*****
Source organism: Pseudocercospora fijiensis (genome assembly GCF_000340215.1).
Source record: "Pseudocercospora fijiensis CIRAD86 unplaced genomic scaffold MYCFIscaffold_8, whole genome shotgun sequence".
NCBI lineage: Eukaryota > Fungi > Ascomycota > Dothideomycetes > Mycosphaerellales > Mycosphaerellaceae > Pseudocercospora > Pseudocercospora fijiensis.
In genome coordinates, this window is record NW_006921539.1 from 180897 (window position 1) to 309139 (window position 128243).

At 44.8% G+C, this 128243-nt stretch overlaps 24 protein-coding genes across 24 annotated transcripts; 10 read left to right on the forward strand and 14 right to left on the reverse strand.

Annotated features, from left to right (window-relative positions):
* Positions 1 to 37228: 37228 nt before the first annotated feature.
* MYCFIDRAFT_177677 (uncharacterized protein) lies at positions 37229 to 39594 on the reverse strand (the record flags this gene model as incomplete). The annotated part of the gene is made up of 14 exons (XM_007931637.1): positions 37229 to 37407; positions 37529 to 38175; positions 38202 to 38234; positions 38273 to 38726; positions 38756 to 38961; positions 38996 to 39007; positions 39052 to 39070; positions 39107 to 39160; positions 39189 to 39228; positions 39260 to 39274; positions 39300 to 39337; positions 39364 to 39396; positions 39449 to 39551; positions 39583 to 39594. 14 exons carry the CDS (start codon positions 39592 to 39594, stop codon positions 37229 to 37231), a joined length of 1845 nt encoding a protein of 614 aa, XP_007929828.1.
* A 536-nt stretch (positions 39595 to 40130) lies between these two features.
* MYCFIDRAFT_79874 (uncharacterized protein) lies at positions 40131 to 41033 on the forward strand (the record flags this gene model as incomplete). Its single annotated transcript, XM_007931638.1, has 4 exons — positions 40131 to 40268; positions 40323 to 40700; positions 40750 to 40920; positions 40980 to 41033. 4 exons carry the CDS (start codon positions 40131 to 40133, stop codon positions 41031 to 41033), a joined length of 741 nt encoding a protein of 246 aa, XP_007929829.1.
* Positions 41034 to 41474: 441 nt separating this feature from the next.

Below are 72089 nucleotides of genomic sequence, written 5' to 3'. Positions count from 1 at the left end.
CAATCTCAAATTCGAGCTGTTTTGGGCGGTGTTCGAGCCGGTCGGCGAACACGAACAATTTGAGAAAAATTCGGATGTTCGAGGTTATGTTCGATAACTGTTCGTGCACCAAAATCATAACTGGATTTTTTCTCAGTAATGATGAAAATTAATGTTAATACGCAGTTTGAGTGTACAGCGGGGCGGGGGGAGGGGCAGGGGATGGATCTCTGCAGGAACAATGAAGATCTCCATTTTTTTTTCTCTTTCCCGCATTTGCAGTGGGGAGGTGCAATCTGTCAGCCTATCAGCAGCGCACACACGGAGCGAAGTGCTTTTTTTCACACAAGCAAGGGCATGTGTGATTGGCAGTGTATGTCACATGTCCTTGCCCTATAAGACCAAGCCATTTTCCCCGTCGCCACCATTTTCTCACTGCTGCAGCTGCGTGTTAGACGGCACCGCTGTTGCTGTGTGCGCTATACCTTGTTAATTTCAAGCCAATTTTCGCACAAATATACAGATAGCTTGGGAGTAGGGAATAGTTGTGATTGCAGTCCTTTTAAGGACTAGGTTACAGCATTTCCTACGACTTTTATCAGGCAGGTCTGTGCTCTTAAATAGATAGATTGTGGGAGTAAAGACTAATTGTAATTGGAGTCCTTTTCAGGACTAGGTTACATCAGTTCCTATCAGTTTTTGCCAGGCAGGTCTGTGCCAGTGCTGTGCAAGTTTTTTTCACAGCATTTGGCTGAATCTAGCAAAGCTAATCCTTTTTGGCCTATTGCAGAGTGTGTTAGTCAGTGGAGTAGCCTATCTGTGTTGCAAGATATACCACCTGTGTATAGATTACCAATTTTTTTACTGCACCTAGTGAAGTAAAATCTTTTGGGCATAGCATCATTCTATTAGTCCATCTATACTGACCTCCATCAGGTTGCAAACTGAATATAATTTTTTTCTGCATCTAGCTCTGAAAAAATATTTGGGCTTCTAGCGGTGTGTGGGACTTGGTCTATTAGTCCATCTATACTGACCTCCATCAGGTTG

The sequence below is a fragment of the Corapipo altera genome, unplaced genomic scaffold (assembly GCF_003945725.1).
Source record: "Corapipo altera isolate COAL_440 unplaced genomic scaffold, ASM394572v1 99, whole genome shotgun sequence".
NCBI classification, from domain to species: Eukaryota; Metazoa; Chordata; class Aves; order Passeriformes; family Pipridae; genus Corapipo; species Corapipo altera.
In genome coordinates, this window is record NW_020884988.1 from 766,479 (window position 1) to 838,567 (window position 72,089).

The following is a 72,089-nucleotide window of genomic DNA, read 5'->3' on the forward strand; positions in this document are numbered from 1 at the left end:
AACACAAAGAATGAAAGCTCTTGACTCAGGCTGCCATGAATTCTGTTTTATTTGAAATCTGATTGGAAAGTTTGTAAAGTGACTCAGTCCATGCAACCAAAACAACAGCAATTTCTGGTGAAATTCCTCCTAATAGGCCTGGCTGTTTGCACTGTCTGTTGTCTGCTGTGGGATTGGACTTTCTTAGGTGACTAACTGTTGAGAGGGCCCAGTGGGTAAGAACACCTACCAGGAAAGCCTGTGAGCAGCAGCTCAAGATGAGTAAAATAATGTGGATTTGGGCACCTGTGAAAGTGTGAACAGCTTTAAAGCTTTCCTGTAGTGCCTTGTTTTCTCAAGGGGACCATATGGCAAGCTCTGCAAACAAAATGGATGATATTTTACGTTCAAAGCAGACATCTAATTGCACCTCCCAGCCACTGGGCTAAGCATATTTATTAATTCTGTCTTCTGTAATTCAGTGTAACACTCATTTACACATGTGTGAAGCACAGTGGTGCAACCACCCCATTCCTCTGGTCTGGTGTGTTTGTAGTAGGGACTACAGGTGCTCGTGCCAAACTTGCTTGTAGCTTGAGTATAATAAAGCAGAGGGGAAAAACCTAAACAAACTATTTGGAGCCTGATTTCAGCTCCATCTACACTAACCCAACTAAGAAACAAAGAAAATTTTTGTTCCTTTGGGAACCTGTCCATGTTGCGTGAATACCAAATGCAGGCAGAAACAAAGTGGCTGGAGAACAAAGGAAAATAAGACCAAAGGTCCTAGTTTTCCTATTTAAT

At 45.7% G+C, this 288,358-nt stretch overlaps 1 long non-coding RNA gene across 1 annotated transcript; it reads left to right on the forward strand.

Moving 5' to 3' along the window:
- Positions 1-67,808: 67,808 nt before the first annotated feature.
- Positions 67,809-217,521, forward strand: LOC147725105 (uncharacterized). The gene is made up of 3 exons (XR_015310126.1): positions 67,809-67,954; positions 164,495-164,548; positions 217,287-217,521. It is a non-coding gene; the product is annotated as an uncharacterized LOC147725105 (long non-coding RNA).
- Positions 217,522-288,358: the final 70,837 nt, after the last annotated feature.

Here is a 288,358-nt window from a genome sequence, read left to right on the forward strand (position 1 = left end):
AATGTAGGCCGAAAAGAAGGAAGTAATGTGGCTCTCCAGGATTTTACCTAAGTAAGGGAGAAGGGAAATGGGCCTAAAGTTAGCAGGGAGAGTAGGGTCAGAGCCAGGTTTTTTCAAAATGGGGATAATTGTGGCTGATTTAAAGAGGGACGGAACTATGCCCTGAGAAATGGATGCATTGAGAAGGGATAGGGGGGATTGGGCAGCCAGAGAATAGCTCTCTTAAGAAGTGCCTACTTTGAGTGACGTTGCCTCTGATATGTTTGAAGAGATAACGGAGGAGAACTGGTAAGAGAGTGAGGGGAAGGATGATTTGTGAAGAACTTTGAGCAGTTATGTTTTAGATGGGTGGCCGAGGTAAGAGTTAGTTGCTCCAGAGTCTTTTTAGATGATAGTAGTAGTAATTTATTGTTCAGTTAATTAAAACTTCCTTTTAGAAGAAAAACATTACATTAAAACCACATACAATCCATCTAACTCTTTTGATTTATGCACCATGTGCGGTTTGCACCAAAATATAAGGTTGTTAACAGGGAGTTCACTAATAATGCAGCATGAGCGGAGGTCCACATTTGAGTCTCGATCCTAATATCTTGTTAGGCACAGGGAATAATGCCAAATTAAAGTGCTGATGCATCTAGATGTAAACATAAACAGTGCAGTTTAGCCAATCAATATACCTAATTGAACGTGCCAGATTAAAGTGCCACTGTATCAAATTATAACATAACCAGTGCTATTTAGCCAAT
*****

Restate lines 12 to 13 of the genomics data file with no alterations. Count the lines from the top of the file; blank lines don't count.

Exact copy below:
Below are 72089 nucleotides of genomic sequence, written 5' to 3'. Positions count from 1 at the left end.
CAATCTCAAATTCGAGCTGTTTTGGGCGGTGTTCGAGCCGGTCGGCGAACACGAACAATTTGAGAAAAATTCGGATGTTCGAGGTTATGTTCGATAACTGTTCGTGCACCAAAATCATAACTGGATTTTTTCTCAGTAATGATGAAAATTAATGTTAATACGCAGTTTGAGTGTACAGCGGGGCGGGGGGAGGGGCAGGGGATGGATCTCTGCAGGAACAATGAAGATCTCCATTTTTTTTTCTCTTTCCCGCATTTGCAGTGGGGAGGTGCAATCTGTCAGCCTATCAGCAGCGCACACACGGAGCGAAGTGCTTTTTTTCACACAAGCAAGGGCATGTGTGATTGGCAGTGTATGTCACATGTCCTTGCCCTATAAGACCAAGCCATTTTCCCCGTCGCCACCATTTTCTCACTGCTGCAGCTGCGTGTTAGACGGCACCGCTGTTGCTGTGTGCGCTATACCTTGTTAATTTCAAGCCAATTTTCGCACAAATATACAGATAGCTTGGGAGTAGGGAATAGTTGTGATTGCAGTCCTTTTAAGGACTAGGTTACAGCATTTCCTACGACTTTTATCAGGCAGGTCTGTGCTCTTAAATAGATAGATTGTGGGAGTAAAGACTAATTGTAATTGGAGTCCTTTTCAGGACTAGGTTACATCAGTTCCTATCAGTTTTTGCCAGGCAGGTCTGTGCCAGTGCTGTGCAAGTTTTTTTCACAGCATTTGGCTGAATCTAGCAAAGCTAATCCTTTTTGGCCTATTGCAGAGTGTGTTAGTCAGTGGAGTAGCCTATCTGTGTTGCAAGATATACCACCTGTGTATAGATTACCAATTTTTTTACTGCACCTAGTGAAGTAAAATCTTTTGGGCATAGCATCATTCTATTAGTCCATCTATACTGACCTCCATCAGGTTGCAAACTGAATATAATTTTTTTCTGCATCTAGCTCTGAAAAAATATTTGGGCTTCTAGCGGTGTGTGGGACTTGGTCTATTAGTCCATCTATACTGACCTCCATCAGGTTG